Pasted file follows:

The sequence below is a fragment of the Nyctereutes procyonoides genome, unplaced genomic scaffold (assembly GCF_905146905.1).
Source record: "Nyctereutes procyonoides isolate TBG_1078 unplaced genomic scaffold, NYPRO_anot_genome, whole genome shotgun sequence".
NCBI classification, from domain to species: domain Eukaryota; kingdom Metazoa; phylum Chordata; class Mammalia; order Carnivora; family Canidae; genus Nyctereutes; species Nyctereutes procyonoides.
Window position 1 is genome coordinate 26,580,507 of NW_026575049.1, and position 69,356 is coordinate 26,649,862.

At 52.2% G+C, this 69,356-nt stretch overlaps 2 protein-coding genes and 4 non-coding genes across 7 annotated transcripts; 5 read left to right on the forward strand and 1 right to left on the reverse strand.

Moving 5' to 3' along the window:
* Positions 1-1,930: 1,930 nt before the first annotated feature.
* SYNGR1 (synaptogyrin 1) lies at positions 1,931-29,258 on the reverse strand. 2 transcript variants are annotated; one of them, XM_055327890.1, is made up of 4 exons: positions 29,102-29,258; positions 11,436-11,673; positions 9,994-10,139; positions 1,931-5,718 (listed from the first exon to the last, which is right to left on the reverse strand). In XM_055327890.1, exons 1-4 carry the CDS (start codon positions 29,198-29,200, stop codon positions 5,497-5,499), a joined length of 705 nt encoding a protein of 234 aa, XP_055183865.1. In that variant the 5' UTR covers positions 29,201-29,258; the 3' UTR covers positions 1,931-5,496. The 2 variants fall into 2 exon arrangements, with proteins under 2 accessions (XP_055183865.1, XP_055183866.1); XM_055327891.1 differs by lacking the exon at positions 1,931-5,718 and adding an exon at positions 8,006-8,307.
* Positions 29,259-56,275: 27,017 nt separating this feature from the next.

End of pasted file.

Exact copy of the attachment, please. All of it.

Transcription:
The sequence below is a fragment of the Nyctereutes procyonoides genome, unplaced genomic scaffold (assembly GCF_905146905.1).
Source record: "Nyctereutes procyonoides isolate TBG_1078 unplaced genomic scaffold, NYPRO_anot_genome, whole genome shotgun sequence".
NCBI classification, from domain to species: domain Eukaryota; kingdom Metazoa; phylum Chordata; class Mammalia; order Carnivora; family Canidae; genus Nyctereutes; species Nyctereutes procyonoides.
Window position 1 is genome coordinate 26,580,507 of NW_026575049.1, and position 69,356 is coordinate 26,649,862.

At 52.2% G+C, this 69,356-nt stretch overlaps 2 protein-coding genes and 4 non-coding genes across 7 annotated transcripts; 5 read left to right on the forward strand and 1 right to left on the reverse strand.

Moving 5' to 3' along the window:
* Positions 1-1,930: 1,930 nt before the first annotated feature.
* SYNGR1 (synaptogyrin 1) lies at positions 1,931-29,258 on the reverse strand. 2 transcript variants are annotated; one of them, XM_055327890.1, is made up of 4 exons: positions 29,102-29,258; positions 11,436-11,673; positions 9,994-10,139; positions 1,931-5,718 (listed from the first exon to the last, which is right to left on the reverse strand). In XM_055327890.1, exons 1-4 carry the CDS (start codon positions 29,198-29,200, stop codon positions 5,497-5,499), a joined length of 705 nt encoding a protein of 234 aa, XP_055183865.1. In that variant the 5' UTR covers positions 29,201-29,258; the 3' UTR covers positions 1,931-5,496. The 2 variants fall into 2 exon arrangements, with proteins under 2 accessions (XP_055183865.1, XP_055183866.1); XM_055327891.1 differs by lacking the exon at positions 1,931-5,718 and adding an exon at positions 8,006-8,307.
* Positions 29,259-56,275: 27,017 nt separating this feature from the next.